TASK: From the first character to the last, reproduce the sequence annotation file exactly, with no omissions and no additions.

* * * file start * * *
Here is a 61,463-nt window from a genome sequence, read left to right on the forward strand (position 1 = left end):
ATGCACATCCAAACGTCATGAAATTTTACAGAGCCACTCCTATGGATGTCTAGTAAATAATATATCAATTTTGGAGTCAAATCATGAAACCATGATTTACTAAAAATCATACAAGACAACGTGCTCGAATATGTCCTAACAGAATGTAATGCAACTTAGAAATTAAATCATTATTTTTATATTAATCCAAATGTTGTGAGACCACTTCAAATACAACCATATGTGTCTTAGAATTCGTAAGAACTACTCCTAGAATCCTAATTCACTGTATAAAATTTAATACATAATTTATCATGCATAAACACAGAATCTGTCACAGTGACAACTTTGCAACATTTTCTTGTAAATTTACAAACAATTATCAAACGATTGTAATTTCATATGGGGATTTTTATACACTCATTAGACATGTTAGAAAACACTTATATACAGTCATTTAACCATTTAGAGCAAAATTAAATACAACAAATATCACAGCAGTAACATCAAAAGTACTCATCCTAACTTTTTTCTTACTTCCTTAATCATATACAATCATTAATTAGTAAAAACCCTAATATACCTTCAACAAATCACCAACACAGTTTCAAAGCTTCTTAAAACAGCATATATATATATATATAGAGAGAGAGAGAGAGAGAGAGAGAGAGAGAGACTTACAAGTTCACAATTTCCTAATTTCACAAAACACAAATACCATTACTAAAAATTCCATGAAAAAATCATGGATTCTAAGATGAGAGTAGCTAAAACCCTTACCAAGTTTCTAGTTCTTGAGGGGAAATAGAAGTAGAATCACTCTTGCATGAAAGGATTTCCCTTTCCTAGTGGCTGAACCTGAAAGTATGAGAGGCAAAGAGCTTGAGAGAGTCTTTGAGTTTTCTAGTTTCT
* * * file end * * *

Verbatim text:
Here is a 61,463-nt window from a genome sequence, read left to right on the forward strand (position 1 = left end):
ATGCACATCCAAACGTCATGAAATTTTACAGAGCCACTCCTATGGATGTCTAGTAAATAATATATCAATTTTGGAGTCAAATCATGAAACCATGATTTACTAAAAATCATACAAGACAACGTGCTCGAATATGTCCTAACAGAATGTAATGCAACTTAGAAATTAAATCATTATTTTTATATTAATCCAAATGTTGTGAGACCACTTCAAATACAACCATATGTGTCTTAGAATTCGTAAGAACTACTCCTAGAATCCTAATTCACTGTATAAAATTTAATACATAATTTATCATGCATAAACACAGAATCTGTCACAGTGACAACTTTGCAACATTTTCTTGTAAATTTACAAACAATTATCAAACGATTGTAATTTCATATGGGGATTTTTATACACTCATTAGACATGTTAGAAAACACTTATATACAGTCATTTAACCATTTAGAGCAAAATTAAATACAACAAATATCACAGCAGTAACATCAAAAGTACTCATCCTAACTTTTTTCTTACTTCCTTAATCATATACAATCATTAATTAGTAAAAACCCTAATATACCTTCAACAAATCACCAACACAGTTTCAAAGCTTCTTAAAACAGCATATATATATATATATAGAGAGAGAGAGAGAGAGAGAGAGAGAGAGAGACTTACAAGTTCACAATTTCCTAATTTCACAAAACACAAATACCATTACTAAAAATTCCATGAAAAAATCATGGATTCTAAGATGAGAGTAGCTAAAACCCTTACCAAGTTTCTAGTTCTTGAGGGGAAATAGAAGTAGAATCACTCTTGCATGAAAGGATTTCCCTTTCCTAGTGGCTGAACCTGAAAGTATGAGAGGCAAAGAGCTTGAGAGAGTCTTTGAGTTTTCTAGTTTCT